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March 26, 1981 - Image 10

Resource type:
Text
Publication:
The Michigan Daily, 1981-03-26

Disclaimer: Computer generated plain text may have errors. Read more about this.

Q . -Thursday, March 26, 1981-The Michigan Daily

Salvadorans hit embassy

SAN SALVADOR, El Salvador (UPI)
- Gunmen pumped rocket-propelled
grenades and submachine gun fire into
the U.S. Embassy yesterday in the
third attack in three weeks, injuring no
one but blowing a gaping 20-foot hole in
the mission's front wall, witnesses said.
The attack was carried out at about
3;10 p.m. EST by eight men dressed in
civilian clothes and armed with a hand-

held grenade launcher and several
submachine guns, said Amelia Brenes,
a waitress in a restaurant across the
street from the embassy.
The attackers calmly walked away
from the embassy after the shooting
stopped and piled into two waiting cars,
said Dr. Oscar Duras, whose office is
also across from the embassy.
Duras said the gunmen fired at least

JESUITS
and
Jesuit Volunteer Corps
in service of the church
Learn more about them
Come to St. Mary's Parish
Newman Center Lounge
331 Thompson Street
Sunday, March 29-7-8 PM
Brief presentations by Jesuits, members of the
Volunteer Corps, slides, questions and discussion.

three rocket-propelled grenades at the
embassy from about 75 yards away, but
one of the missiles may have fallen
short and exploded near a parking lot
across the street from the mission.
Journalists who witnessed the attack
said Salvadoran police guarding the
bunker-like building opened fire on the
unidentified attackers, missing them
but critically injuring two passengers
in a bus passing by the embassy.
Two witnesses who asked to remain
anonymous said U.S. Marines also
guarding the embassy had opened fire
on the attackers. U.S. Embassy
spokesman Howard, Lane declined
comment on the report.
Lane said no one was injured inside
the mission but the rockets blasted the
jagged, 20-foot hole on the front side
of the embassy's third floor, only one
window away from the offices of
Charge D'Affaire Frederick Chapin.

Take two AP Photo
Amos, left, and William Caulfield flash their winning duplicity following their election as the "most identical twins" in
an Illinois State lottery. The 77-year-old duo already have plans for how to spend their $1,000 prize-William says he
wants to get married and Amos said he would "take Willie's wife to dinner."

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turing

The raoked

Er'b
crustaceans,
from the east

Food for

Thought

Plenty of
and lots of

mollusks,
fresh fish

and west coast and the Great Lakes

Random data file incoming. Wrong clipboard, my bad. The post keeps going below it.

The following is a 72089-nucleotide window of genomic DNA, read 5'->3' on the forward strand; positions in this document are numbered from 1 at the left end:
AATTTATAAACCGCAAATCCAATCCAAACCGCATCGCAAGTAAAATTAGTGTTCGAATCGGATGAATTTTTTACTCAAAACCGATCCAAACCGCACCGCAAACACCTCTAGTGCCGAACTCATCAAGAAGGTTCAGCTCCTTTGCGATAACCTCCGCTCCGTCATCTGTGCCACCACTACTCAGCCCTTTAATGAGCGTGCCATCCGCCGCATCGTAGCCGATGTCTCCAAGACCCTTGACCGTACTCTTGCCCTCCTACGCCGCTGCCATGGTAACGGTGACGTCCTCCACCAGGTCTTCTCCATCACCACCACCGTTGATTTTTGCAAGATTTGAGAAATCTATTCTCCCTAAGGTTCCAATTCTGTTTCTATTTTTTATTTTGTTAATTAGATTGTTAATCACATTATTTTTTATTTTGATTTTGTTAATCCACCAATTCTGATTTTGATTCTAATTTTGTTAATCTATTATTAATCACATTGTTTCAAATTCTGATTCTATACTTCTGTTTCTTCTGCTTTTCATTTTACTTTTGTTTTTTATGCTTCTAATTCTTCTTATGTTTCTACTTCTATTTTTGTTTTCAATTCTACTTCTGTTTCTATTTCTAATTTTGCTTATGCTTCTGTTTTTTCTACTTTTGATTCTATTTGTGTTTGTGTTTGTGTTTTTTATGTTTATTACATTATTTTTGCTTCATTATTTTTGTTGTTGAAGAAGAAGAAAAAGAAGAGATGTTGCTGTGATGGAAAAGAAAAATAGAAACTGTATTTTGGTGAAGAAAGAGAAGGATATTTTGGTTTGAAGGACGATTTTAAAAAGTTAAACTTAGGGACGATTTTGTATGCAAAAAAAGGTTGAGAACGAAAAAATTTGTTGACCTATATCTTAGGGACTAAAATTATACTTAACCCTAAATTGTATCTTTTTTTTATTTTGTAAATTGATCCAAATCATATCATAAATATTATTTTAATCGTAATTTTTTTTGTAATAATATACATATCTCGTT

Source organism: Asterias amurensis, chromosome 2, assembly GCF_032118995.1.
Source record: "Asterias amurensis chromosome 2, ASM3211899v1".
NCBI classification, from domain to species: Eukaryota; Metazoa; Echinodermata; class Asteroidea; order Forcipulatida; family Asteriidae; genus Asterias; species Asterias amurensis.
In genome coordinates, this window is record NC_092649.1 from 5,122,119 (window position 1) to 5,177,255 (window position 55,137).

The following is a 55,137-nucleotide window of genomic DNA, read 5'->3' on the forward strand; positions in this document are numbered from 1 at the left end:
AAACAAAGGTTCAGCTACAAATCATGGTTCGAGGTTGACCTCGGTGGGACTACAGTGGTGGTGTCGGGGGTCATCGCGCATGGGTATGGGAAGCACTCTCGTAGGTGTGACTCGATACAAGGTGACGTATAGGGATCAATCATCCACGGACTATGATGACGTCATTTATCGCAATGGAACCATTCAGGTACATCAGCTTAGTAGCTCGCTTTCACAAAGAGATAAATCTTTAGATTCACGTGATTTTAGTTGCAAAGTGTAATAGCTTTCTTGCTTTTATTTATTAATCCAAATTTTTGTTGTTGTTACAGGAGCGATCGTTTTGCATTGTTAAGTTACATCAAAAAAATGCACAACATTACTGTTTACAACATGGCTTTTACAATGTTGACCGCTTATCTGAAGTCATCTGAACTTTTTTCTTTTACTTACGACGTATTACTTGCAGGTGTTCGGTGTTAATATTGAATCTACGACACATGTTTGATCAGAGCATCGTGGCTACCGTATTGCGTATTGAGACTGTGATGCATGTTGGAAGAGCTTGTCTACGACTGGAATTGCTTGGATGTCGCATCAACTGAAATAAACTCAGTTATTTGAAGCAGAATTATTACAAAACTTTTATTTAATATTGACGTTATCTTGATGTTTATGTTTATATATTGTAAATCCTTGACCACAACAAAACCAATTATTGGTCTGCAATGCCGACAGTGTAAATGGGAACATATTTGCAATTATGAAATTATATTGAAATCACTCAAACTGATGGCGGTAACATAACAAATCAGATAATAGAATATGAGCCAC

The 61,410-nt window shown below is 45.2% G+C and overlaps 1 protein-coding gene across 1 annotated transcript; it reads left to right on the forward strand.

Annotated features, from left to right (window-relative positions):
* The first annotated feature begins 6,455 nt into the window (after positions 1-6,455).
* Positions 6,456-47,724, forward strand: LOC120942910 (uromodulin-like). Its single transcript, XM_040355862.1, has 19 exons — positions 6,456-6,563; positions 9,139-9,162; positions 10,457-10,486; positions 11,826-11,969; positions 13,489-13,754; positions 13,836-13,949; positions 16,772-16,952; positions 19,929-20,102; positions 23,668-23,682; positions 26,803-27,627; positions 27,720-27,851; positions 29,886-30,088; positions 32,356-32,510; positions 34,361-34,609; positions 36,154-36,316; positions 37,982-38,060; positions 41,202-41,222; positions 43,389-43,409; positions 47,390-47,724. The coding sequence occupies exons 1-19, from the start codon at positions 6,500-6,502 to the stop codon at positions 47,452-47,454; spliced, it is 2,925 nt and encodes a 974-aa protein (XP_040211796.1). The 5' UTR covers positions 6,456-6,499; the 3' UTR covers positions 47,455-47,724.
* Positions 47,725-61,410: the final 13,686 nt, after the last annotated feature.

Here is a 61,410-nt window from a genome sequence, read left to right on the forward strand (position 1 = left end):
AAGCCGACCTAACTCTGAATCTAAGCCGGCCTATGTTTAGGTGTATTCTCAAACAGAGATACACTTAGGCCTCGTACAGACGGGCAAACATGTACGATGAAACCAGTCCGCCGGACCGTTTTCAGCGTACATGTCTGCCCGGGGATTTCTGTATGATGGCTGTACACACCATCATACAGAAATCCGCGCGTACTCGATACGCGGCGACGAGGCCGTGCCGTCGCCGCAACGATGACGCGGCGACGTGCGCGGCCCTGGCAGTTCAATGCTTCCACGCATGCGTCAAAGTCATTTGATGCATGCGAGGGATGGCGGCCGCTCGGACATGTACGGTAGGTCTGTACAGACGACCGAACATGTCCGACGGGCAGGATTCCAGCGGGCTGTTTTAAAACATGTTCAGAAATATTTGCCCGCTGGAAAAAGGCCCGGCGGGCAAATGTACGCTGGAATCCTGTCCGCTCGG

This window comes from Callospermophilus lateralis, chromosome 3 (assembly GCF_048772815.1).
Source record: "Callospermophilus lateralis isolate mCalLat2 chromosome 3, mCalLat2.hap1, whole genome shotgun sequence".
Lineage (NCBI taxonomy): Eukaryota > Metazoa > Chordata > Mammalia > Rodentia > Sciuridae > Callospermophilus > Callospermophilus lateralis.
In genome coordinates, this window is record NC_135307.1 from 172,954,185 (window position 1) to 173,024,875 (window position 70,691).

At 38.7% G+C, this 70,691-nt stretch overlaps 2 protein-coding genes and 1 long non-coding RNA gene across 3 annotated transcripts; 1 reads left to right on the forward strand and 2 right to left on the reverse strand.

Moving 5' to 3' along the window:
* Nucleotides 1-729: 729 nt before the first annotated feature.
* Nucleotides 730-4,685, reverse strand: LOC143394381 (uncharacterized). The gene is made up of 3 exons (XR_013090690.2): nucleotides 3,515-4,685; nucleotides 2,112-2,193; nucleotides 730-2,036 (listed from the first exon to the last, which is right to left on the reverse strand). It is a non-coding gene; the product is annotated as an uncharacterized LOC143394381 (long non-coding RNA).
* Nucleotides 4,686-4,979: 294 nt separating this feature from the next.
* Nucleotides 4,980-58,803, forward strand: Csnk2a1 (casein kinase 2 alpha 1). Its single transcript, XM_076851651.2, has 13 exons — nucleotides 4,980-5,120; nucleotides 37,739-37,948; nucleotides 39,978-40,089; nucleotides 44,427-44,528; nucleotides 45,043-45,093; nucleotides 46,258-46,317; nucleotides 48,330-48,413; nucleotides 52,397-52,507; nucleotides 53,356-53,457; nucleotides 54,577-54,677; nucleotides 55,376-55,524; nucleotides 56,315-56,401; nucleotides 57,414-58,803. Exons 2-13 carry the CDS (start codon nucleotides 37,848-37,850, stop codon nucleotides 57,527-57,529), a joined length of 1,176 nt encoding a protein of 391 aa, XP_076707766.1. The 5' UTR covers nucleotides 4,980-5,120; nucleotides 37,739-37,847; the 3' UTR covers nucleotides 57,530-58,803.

create a selection that's hard to cat-
ch anywhere else dround.
The patrons span all age groups
and obviously appreciate both the
individual attention of the en-
thusiastic, pleasant and hard
working young staff and the fact
that there are no short cuts in the
food or its preparation. Altogether
a rewarding dining experience is
promised.
The seafood is prepared with a
variety of cooking methods (the
aroma is particularly appetizing
here). All dishes are tempting, but
if you need a stronger recommen-
dation, try the sauteed Pickerel
(when available).
Menus include specials each day
for lunch and dinner. For above-the-
commonplace chowders and son-
dwiches, the Cracked Crab is sure
to satisfy.
Small and unpretentious, it's a
good place to relax (a prime place
for people watching) and enjoy the
comforts of a complete bar. While
you're lingering over your drink you
will be treated to a fine selection of
background music from light
classical, big band and early jazz to
a variety of hit musical productions.,

6

As soon as you set foot aboard
the Cracked Crab, you will sense a
familiar seaboard flavor with
surroundings that exhibit authentic
nautical and fishing apparatus. It is
the closest thing in Ann Arbor to
small New England seafood haunt;
diners may even feel a slight shock
when they depart, to find them-
selves on W. Washington instead of
nestled in a cozy Cape Cod cove.
Cracked Crab has earned a fine
reputation for its seafood dishes.

All in all, the Cracked Crab is one of
the city's best bets.
Steak, chicken and other meat
dishes are served weekly.

Hours: Mon-Thurs 11 am-11 pm,
Fri & Sat 11 am-Midnight. Sun 4 pm-
10 pm.

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Serving the finest in
Seafood Specials
every lunch & dinner
Spirits Served

769-8591
VG TON

For a Course in Fine Dining
Read the Restaurant Page
Each Thursday

112 W. WASHJI

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Dining
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Discover the pleasures of dining with truly
tasteful seafood specialties in a not to be
missed comfortable relaxing atmosphere.
Serving lunch and dinner.
341 S. Main 769-5960
Grand food, glorious cozy old fashion at-
mosphere and warm hospitality. Renowned
barbecued ribs and much, much more.
Serving lunch and dinner.r
314 S. Fourth Ave. 662-8485

I

Fine German & American Food
Imported & Local Beer Wine . Liquors
Open Daily 11am-8:30pm, Sun. 11-8
Fri. and Sat. til 9:00 pm
Phone 662-0737
120 W. Washington Downtown Ann Arbor

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Where the stars come out in Ann Arbor:

When the footlights fall,
you'll often find Ann Arbor's
visiting celebrities at the Stage
Door. And, from Quiche Lorraine

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